The trial court in this case correctly concluded that defendant's history of guilty pleas to armed robbery was substantially relevant to the appropriate limited purpose of proving modus operandi or course of conduct, specifically whether a gun was in fact used in this instance. See Hodnett v. State, 269 Ga. 115
, 118 (5) (498 SE2d 737
) (unrelated shooting relevant to show course of conduct and bent of mind to carry handgun); Haywood v. State, 256 Ga. 694
, 696 (2) (353 SE2d 184
) (unrelated shooting relevant to show bent of mind and propensity to use gun); Sport v. State, 253 Ga. 689 (1)
, 690 (324 SE2d 184
) (unrelated shooting demonstrated bent of mind and propensity to use pistol).
(c) The trial court's reasoning that defendant's long list of armed robbery convictions is probative of the perpetrator's identity is in error. "A much greater degree of similarity between the charged crime and the uncharged crime is required when the evidence of the other crime is introduced to prove identity than when it is introduced to prove a state of mind. Much more is demanded than the mere repeated commission of crimes of the same class, such as repeated murders, robberies or rapes. The pattern and characteristics of the crimes must be so unusual and distinctive as to be like a signature." (Citations and punctuation omitted.) Cole v. State, 216 Ga. App. 68
, 69 (1), 70, supra. The State failed to prove that defendant's repeated guilty pleas to armed robbery offered characteristics so unusual and nearly identical in method as to earmark this offense as the handiwork of any particular person. Robbing a convenience store at gunpoint is not in the nature of a signature so as to be proof of the perpetrator's identity. Id. But we must test for harm as well as error. In this case, defendant took the stand and admitted the robbery (while denying the threat of a gun). Consequently, the admission of "extrinsic acts" evidence under the erroneous identity theory is clearly harmless in this instance, because it is highly probable the error did not contribute to the verdict. Johnson v. State, 238 Ga. 59
, 61 (230 SE2d 869
2. The trial court gave a preliminary instruction, informing the jurors that their consideration of extrinsic acts evidence was limited to whether it proved "identity and [the] state of mind element charged in the indictment." Defendant objected, contending these instructions exceeded the limited purposes for which the court admitted evidence of defendant's repeated armed robberies. The trial judge repeated this charge, again enumerating identity and state of mind as the proper limited purposes for which the similar crimes evidence was admitted.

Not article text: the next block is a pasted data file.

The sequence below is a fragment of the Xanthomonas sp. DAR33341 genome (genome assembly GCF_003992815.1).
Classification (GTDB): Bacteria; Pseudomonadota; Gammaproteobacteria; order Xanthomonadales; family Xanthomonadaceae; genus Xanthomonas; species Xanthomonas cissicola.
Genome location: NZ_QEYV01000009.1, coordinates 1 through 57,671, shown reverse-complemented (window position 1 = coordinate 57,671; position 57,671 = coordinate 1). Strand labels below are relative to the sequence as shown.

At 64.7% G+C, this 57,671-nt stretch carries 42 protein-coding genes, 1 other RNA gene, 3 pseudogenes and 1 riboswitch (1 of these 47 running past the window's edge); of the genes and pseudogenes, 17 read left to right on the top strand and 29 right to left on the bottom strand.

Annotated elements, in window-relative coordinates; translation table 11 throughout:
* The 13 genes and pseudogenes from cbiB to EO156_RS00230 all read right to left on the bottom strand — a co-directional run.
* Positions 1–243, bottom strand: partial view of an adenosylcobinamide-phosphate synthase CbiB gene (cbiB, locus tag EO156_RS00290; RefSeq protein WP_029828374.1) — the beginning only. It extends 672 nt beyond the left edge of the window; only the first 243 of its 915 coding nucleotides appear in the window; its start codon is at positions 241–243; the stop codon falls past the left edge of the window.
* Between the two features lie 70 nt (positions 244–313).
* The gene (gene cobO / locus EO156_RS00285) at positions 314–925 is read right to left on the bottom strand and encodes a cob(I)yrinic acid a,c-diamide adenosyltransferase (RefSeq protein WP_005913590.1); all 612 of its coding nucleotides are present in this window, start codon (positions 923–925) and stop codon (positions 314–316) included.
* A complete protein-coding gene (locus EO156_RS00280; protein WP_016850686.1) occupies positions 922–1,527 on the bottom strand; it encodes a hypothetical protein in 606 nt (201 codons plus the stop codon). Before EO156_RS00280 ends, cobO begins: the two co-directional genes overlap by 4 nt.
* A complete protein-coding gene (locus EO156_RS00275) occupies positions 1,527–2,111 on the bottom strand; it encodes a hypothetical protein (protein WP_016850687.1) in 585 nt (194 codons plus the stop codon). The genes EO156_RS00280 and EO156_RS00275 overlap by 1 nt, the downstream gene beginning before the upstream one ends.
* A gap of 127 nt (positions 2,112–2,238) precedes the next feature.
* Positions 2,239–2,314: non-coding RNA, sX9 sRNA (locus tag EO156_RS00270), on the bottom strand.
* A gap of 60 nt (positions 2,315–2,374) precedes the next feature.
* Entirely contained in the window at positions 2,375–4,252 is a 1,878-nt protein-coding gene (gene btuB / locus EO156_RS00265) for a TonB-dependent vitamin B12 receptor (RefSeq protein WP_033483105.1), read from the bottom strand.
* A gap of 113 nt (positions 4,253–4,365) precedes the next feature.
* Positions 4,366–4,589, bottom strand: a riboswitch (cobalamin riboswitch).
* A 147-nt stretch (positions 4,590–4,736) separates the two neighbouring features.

(a) On appeal, defendant first argues the admission of similar transactions evidence without accompanying limiting instructions is harmful as a matter of law, relying on Lunberry v. State, 231 Ga. App. 706 (500 SE2d 625)
, and Belt v. State, 227 Ga. App. 425 (489 SE2d 157)
, rev'd, State v. Belt, 269 Ga. 763
, 764 (505 SE2d 1
). There is no longer any "per se" error involving limiting instructions regarding similar transactions. In State v. Belt, 269 Ga. 763
-764, the Supreme Court of Georgia reaffirmed the rule that, when evidence is admitted for one purpose, it is not error for the court to fail to instruct the jury to limit its consideration to the one purpose for which it is admitted, in the absence of a request to so instruct the jury. Defendant requested no clarification in the case sub judice.
(b) True, the limiting instruction as given in this case injected the abstractly correct but factually extraneous notion of state of mind while ignoring the authorized purpose of course of conduct or bent of mind. But this reference to state of mind could not possibly have misled the jury reaching a guilty verdict by some theory not supported by the evidence. Consequently, the trial court's limiting instruction given contemporaneously with the admission of similar transactions evidence, while not a model of clarity, was not error requiring a new trial. Hightower v. State, 210 Ga. App. 386
, 387 (3), 388 (436 SE2d 28
3. Evidence that a crack pipe with suspected cocaine residue was found in a fanny pack discovered in the car defendant abandoned was introduced at trial over defendant's objection that this introduced prejudicial facts not contained in the case on trial. On appeal, defendant contends this amounted to the improper introduction of unnoticed similar crimes evidence, without the necessary pretrial hearing mandated by USCR 31.3. This contention is without merit.
"Evidence discovered in [defendant's vehicle], implicating him in [an uncharged drug offense], was evidence of the res gestae and as such is expressly excluded from the procedural requirements applicable to separate but similar crimes. [USCR] 31.3 (E); Grace v. State, 262 Ga. 746
, 747 (1) (425 SE2d 865
). Substantively, the State is entitled to present evidence of the entire res gestae and such evidence is not rendered inadmissible despite the fact that the character of the accused is incidentally implicated. Chambers v. State, 250 Ga. 856
, 859 (2) (302 SE2d 86
)." Galbreath v. State, 213 Ga. App. 80
, 83 (3), 84 (443 SE2d 664
4. Defendant enumerates the general grounds as to his conviction for armed robbery, arguing the offense requires that an offensive weapon or an item with the appearance of an offensive weapon be used during the theft, and the evidence fails to establish this. We disagree on both the law and the evidence.
(a) provides that a person commits the offense of armed robbery when, with the intent to commit theft, he takes property of another by use of an offensive weapon, or any replica, article, or device having the appearance of such weapon. The statute includes concealed offensive weapons provided there is either a physical manifestation of the weapon or some evidence from which the presence of a weapon may be inferred. The question is whether the defendant's acts created a reasonable apprehension on the part of the victim that an offensive weapon was being used, regardless of whether the victim actually saw the weapon. In the case at bar, the evidence authorized a finding that [defendant] robbed [Florville] using a replica, article, or device having the appearance of an offensive weapon [as charged in the indictment], regardless of what it was, so as to create a reasonable apprehension on the part of [Florville] that it was [in fact] an offensive weapon." (Citations and punctuation omitted.) Johnson v. State, 195 Ga. App. 56
, 57 (1) (a) (392 SE2d 280
David McDade, District Attorney, William H. McClain, Assistant District Attorney, for appellee.